“We learn best at the feet of our elders.”
With this timeless message, Two Eagle River School brought youth and elders together to enjoy each other’s company for the last week of school, a school tradition since 1974. There were so many activities to share in both traditional and newer ways, that there was something everyone could shine in, or just enjoy watching and taking in the laughter and kindness shared between generations.
A day at Blue Bay on Flathead Lake was full of sunshine and relaxation, plus outdoor fun and adventure, including canoe races, bingo, a pie eating contest, fishing, kayaking and paddleboarding.
AND THEN there was the new tradition, only a few years old — painting elders’ fingernails. Home Cultures teacher, Kathy Tapia explained that a few years ago, a professional manicurist brought her supplies to the lake picnic and had a long line of people all day. Since then, students have carried on the effort, a popular way to spend a moment serving and connecting with their elders.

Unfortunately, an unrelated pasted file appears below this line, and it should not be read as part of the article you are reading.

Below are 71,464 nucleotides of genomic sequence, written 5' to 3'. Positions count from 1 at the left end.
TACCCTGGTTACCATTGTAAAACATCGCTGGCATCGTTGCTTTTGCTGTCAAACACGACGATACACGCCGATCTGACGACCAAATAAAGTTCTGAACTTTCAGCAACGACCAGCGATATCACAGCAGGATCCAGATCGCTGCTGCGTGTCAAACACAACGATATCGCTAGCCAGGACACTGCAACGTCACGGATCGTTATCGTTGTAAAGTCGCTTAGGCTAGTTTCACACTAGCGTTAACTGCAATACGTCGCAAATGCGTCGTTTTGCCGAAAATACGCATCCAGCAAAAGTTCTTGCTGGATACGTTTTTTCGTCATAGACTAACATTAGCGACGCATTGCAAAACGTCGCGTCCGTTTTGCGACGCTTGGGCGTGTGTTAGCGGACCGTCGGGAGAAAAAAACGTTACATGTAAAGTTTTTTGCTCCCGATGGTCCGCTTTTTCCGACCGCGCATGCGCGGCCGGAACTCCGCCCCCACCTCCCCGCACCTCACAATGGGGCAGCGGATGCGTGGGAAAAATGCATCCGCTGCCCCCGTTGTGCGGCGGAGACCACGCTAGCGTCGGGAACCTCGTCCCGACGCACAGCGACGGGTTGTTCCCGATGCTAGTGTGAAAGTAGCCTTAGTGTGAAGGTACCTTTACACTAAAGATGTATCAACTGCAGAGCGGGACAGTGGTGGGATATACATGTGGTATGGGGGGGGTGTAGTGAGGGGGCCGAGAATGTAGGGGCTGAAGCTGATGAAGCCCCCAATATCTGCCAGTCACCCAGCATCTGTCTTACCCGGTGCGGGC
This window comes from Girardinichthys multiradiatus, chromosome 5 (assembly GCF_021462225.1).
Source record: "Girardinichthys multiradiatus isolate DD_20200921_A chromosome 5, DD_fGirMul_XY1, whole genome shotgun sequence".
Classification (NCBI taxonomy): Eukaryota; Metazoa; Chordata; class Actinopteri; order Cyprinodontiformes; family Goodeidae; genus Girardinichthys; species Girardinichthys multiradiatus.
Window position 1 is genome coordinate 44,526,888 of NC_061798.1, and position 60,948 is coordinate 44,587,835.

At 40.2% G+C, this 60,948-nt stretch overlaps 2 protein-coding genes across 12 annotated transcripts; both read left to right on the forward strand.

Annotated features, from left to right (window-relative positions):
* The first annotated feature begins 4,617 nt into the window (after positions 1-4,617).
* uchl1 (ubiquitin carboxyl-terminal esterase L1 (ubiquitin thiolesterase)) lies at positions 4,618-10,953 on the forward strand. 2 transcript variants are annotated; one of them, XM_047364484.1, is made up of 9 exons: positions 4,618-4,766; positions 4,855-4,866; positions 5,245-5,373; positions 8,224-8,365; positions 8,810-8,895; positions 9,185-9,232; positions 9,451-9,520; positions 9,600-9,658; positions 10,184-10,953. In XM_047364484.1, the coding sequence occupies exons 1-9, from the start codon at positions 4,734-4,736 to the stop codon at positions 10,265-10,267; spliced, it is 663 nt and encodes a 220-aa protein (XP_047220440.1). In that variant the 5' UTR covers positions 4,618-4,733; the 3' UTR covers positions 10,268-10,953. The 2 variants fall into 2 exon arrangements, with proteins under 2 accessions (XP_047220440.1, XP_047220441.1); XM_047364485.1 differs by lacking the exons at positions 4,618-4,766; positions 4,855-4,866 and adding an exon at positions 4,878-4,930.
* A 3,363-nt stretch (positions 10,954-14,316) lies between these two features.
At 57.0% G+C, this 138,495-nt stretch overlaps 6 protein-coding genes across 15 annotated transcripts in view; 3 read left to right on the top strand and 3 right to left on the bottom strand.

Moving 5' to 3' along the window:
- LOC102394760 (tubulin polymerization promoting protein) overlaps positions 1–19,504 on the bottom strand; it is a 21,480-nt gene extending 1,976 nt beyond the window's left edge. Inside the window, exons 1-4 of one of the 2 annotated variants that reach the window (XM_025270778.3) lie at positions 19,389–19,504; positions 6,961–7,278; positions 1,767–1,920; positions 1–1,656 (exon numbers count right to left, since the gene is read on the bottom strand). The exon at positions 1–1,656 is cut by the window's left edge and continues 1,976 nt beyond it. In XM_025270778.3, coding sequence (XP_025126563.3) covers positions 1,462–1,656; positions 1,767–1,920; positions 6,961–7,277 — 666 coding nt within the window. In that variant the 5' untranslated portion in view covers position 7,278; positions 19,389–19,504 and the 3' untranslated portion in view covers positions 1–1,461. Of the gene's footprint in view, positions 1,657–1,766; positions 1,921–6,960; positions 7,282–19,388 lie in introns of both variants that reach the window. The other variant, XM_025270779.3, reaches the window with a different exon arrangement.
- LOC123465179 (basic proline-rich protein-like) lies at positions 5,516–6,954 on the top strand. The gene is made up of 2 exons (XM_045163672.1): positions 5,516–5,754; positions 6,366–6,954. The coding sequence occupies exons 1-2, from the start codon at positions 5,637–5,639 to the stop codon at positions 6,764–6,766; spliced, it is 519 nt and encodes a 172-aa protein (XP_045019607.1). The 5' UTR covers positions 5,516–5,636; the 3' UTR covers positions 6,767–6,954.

The next day, the Elder Olympics got underway. It was less a competition, and more of just a way to hang out together. Elders were paired with students, and visited several stations around and inside the school, including basketball free throws, horseshoes, archery, photos in the library, throwing a football through a ring, and even rolling dice. After trying each activity, elders received beads to add to a bracelet commemorating the day. With their younger partners, they shared time, laughter, stories, and most importantly, kindness.
But one thing they weren’t sharing — their secret fry bread recipes. Four intrepid bakers took on the challenge of the fry bread contest. One told of realizing late in life she should learn how her mother made fry bread before it was too late. Another learned from a tribal elder. First place went to Judy Andrew, with Maxine Michelle second, Joan Miller third.
THE LAST day included playing the stick game, a dinner, and a powwow with dancing, honors, and a give-away for all the participants.
Some words of wisdom from the elders:
“People ask me how I have stayed so long at this job,” says Home Cultures teacher Kathy Tapia, after more than three decades. “I tell them, because it’s not a job.”
Allen Pierre, Cultural Specialist at Nkwusm in Arlee, who brought their students to the event: “Whether you’re native or non-native, education is the key to life,” he says. “We learn how to adapt to two ways of learning.”